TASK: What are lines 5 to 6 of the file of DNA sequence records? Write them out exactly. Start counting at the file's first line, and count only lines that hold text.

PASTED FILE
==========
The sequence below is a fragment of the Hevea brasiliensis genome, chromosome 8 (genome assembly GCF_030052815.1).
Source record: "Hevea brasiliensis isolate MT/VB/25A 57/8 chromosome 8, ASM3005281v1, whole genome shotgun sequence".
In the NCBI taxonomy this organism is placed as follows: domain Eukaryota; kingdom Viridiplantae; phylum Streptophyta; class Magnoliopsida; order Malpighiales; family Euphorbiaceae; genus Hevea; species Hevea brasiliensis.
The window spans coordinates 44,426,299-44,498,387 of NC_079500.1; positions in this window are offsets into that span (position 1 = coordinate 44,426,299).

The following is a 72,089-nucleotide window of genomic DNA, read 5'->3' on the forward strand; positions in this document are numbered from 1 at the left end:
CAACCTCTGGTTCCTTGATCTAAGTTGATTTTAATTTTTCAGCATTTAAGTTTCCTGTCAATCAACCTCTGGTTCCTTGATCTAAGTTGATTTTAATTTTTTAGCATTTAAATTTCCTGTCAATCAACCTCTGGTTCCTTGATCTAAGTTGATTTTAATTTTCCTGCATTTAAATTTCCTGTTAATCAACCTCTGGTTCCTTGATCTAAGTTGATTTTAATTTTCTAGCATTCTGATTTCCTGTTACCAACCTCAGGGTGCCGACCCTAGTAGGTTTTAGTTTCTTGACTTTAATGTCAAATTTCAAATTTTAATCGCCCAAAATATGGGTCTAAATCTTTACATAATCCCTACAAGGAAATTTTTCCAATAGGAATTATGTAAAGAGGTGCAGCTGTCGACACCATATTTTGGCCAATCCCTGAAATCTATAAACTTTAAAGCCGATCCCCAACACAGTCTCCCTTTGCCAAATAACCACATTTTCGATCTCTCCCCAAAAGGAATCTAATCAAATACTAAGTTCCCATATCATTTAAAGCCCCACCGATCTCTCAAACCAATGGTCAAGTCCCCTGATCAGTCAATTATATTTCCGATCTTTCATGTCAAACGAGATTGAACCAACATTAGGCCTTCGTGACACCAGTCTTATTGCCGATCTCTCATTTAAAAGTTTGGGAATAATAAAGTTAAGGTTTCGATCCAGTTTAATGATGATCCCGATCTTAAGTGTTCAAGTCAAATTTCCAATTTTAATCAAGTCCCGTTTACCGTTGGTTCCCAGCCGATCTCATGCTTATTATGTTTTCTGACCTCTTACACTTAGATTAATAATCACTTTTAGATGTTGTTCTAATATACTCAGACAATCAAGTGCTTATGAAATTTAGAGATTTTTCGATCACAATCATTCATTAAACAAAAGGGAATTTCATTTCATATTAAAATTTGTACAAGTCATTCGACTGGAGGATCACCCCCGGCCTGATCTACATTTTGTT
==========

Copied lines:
The following is a 72,089-nucleotide window of genomic DNA, read 5'->3' on the forward strand; positions in this document are numbered from 1 at the left end:
CAACCTCTGGTTCCTTGATCTAAGTTGATTTTAATTTTTCAGCATTTAAGTTTCCTGTCAATCAACCTCTGGTTCCTTGATCTAAGTTGATTTTAATTTTTTAGCATTTAAATTTCCTGTCAATCAACCTCTGGTTCCTTGATCTAAGTTGATTTTAATTTTCCTGCATTTAAATTTCCTGTTAATCAACCTCTGGTTCCTTGATCTAAGTTGATTTTAATTTTCTAGCATTCTGATTTCCTGTTACCAACCTCAGGGTGCCGACCCTAGTAGGTTTTAGTTTCTTGACTTTAATGTCAAATTTCAAATTTTAATCGCCCAAAATATGGGTCTAAATCTTTACATAATCCCTACAAGGAAATTTTTCCAATAGGAATTATGTAAAGAGGTGCAGCTGTCGACACCATATTTTGGCCAATCCCTGAAATCTATAAACTTTAAAGCCGATCCCCAACACAGTCTCCCTTTGCCAAATAACCACATTTTCGATCTCTCCCCAAAAGGAATCTAATCAAATACTAAGTTCCCATATCATTTAAAGCCCCACCGATCTCTCAAACCAATGGTCAAGTCCCCTGATCAGTCAATTATATTTCCGATCTTTCATGTCAAACGAGATTGAACCAACATTAGGCCTTCGTGACACCAGTCTTATTGCCGATCTCTCATTTAAAAGTTTGGGAATAATAAAGTTAAGGTTTCGATCCAGTTTAATGATGATCCCGATCTTAAGTGTTCAAGTCAAATTTCCAATTTTAATCAAGTCCCGTTTACCGTTGGTTCCCAGCCGATCTCATGCTTATTATGTTTTCTGACCTCTTACACTTAGATTAATAATCACTTTTAGATGTTGTTCTAATATACTCAGACAATCAAGTGCTTATGAAATTTAGAGATTTTTCGATCACAATCATTCATTAAACAAAAGGGAATTTCATTTCATATTAAAATTTGTACAAGTCATTCGACTGGAGGATCACCCCCGGCCTGATCTACATTTTGTT